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Treatment of Mercury Intoxication With Dimercaptopropanesulfonate

Author(s):  Smith Barry, Golden Patrick, Pingree Carrie

Issue:  Mar/Apr 2005 - Health and Wellness
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Abstract:  Treatment of mercury toxicity is controversial and has not been well studied. Several methods of chelation for removal of mercury from the body have been proposed, including dimercaptopropanesulfonate (DMPS), dimercaptosuccinic acid, intravenous vitamin C, and edetate. Although many of these methods are not approved by the US Food and Drug Administration, they are being used with modest success. Because of the lack of information regarding treatment outcomes, the authors retrospectively analyzed 28 randomly selected patients for whom they had supplied DMPS in the previous 6 months. DMPS is used to treat mercury toxicity and as provocation to perform mercury testing. Two of the 28 patients who received the prescription decided against treatment. Of the remaining 26 patients, eight were using DMPS for treatment with varying success. Overall, this retrospective study shows that DMPS is a safe and effective agent to use for initial mercury level testing.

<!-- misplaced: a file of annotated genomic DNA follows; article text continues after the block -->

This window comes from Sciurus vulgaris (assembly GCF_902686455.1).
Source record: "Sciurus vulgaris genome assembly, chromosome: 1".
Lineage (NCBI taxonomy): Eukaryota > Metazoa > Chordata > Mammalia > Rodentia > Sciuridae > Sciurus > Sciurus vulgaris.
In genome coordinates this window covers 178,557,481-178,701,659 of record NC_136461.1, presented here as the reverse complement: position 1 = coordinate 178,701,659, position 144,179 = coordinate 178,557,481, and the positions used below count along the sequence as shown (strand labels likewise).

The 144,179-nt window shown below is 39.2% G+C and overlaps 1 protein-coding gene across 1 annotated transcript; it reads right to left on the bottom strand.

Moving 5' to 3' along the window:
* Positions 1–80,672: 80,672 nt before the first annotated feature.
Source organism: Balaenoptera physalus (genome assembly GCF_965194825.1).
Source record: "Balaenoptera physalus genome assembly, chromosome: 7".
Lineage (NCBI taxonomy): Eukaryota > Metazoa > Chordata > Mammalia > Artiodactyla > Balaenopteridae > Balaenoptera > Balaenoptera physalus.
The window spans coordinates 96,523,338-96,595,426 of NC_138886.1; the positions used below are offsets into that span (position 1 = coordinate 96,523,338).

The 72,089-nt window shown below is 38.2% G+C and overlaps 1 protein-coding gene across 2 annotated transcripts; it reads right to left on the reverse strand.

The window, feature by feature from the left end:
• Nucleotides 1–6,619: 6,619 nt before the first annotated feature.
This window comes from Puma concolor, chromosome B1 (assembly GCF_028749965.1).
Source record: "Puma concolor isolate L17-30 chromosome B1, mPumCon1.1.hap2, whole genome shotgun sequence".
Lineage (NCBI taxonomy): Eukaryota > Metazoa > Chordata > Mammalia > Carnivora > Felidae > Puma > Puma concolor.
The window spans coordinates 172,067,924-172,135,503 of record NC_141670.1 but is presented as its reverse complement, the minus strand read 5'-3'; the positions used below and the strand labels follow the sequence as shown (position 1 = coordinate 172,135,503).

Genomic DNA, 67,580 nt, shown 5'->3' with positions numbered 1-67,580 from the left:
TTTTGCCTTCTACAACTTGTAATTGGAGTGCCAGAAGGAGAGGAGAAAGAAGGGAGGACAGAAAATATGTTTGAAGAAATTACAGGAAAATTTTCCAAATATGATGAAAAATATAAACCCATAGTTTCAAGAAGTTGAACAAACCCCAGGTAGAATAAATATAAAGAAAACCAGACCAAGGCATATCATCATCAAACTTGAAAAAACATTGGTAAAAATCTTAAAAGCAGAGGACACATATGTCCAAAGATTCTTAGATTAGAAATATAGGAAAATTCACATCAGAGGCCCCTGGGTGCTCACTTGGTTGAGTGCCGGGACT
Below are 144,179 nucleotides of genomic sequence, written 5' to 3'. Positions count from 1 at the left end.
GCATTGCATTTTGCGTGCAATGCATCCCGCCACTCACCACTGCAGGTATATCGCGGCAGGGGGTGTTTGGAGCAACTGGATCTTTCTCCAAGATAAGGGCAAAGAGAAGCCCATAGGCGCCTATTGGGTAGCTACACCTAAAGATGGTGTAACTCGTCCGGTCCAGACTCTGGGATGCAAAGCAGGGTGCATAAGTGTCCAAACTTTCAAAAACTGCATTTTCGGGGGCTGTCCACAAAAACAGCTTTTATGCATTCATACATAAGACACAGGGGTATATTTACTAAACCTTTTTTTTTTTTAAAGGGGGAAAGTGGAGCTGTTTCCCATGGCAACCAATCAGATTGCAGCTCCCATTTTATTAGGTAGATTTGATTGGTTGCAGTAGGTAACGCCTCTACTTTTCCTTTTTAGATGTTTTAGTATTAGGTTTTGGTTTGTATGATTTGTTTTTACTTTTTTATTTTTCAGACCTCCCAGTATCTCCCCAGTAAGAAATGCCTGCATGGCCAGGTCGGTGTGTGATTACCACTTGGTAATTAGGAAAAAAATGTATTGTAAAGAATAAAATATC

Related Keywords: Barry Smith, PharmD, Patrick Golden, MD, Carrie Pingree, mercury toxicity, dimercaptopropanesulfonate, DMPS, chelation, chelator, mercury testing

Related Categories: ENVIRONMENTAL

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